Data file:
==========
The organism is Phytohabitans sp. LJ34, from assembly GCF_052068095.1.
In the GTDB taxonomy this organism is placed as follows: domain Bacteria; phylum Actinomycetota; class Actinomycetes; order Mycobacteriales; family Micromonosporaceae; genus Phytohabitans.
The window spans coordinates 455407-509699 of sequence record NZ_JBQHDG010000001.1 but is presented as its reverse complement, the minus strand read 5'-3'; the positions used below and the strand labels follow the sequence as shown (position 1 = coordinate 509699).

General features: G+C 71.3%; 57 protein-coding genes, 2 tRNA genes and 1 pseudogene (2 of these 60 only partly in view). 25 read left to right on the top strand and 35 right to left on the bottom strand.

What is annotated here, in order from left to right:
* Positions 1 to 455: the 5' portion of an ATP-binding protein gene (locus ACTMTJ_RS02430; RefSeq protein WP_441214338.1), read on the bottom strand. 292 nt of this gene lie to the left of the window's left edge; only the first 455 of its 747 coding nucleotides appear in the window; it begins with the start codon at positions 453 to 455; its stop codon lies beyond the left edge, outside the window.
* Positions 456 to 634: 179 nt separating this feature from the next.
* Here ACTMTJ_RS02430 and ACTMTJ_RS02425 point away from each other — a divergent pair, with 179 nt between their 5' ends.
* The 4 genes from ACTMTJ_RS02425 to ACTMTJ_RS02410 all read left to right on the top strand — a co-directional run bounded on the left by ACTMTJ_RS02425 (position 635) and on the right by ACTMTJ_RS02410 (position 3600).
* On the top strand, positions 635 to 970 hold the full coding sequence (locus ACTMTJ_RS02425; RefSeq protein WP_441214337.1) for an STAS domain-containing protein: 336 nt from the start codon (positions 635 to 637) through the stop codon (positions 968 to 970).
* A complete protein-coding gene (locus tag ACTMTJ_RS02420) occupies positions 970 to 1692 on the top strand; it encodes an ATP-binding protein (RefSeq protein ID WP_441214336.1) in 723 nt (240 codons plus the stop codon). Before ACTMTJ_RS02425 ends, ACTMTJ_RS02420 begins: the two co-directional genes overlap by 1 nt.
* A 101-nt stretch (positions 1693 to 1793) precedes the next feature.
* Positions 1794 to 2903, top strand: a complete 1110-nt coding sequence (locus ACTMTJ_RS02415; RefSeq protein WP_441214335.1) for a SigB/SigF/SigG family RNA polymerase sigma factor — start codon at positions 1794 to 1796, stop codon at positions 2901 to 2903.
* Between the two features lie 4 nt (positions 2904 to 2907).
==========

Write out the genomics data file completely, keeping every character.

The organism is Phytohabitans sp. LJ34, from assembly GCF_052068095.1.
In the GTDB taxonomy this organism is placed as follows: domain Bacteria; phylum Actinomycetota; class Actinomycetes; order Mycobacteriales; family Micromonosporaceae; genus Phytohabitans.
The window spans coordinates 455407-509699 of sequence record NZ_JBQHDG010000001.1 but is presented as its reverse complement, the minus strand read 5'-3'; the positions used below and the strand labels follow the sequence as shown (position 1 = coordinate 509699).

General features: G+C 71.3%; 57 protein-coding genes, 2 tRNA genes and 1 pseudogene (2 of these 60 only partly in view). 25 read left to right on the top strand and 35 right to left on the bottom strand.

What is annotated here, in order from left to right:
* Positions 1 to 455: the 5' portion of an ATP-binding protein gene (locus ACTMTJ_RS02430; RefSeq protein WP_441214338.1), read on the bottom strand. 292 nt of this gene lie to the left of the window's left edge; only the first 455 of its 747 coding nucleotides appear in the window; it begins with the start codon at positions 453 to 455; its stop codon lies beyond the left edge, outside the window.
* Positions 456 to 634: 179 nt separating this feature from the next.
* Here ACTMTJ_RS02430 and ACTMTJ_RS02425 point away from each other — a divergent pair, with 179 nt between their 5' ends.
* The 4 genes from ACTMTJ_RS02425 to ACTMTJ_RS02410 all read left to right on the top strand — a co-directional run bounded on the left by ACTMTJ_RS02425 (position 635) and on the right by ACTMTJ_RS02410 (position 3600).
* On the top strand, positions 635 to 970 hold the full coding sequence (locus ACTMTJ_RS02425; RefSeq protein WP_441214337.1) for an STAS domain-containing protein: 336 nt from the start codon (positions 635 to 637) through the stop codon (positions 968 to 970).
* A complete protein-coding gene (locus tag ACTMTJ_RS02420) occupies positions 970 to 1692 on the top strand; it encodes an ATP-binding protein (RefSeq protein ID WP_441214336.1) in 723 nt (240 codons plus the stop codon). Before ACTMTJ_RS02425 ends, ACTMTJ_RS02420 begins: the two co-directional genes overlap by 1 nt.
* A 101-nt stretch (positions 1693 to 1793) precedes the next feature.
* Positions 1794 to 2903, top strand: a complete 1110-nt coding sequence (locus ACTMTJ_RS02415; RefSeq protein WP_441214335.1) for a SigB/SigF/SigG family RNA polymerase sigma factor — start codon at positions 1794 to 1796, stop codon at positions 2901 to 2903.
* Between the two features lie 4 nt (positions 2904 to 2907).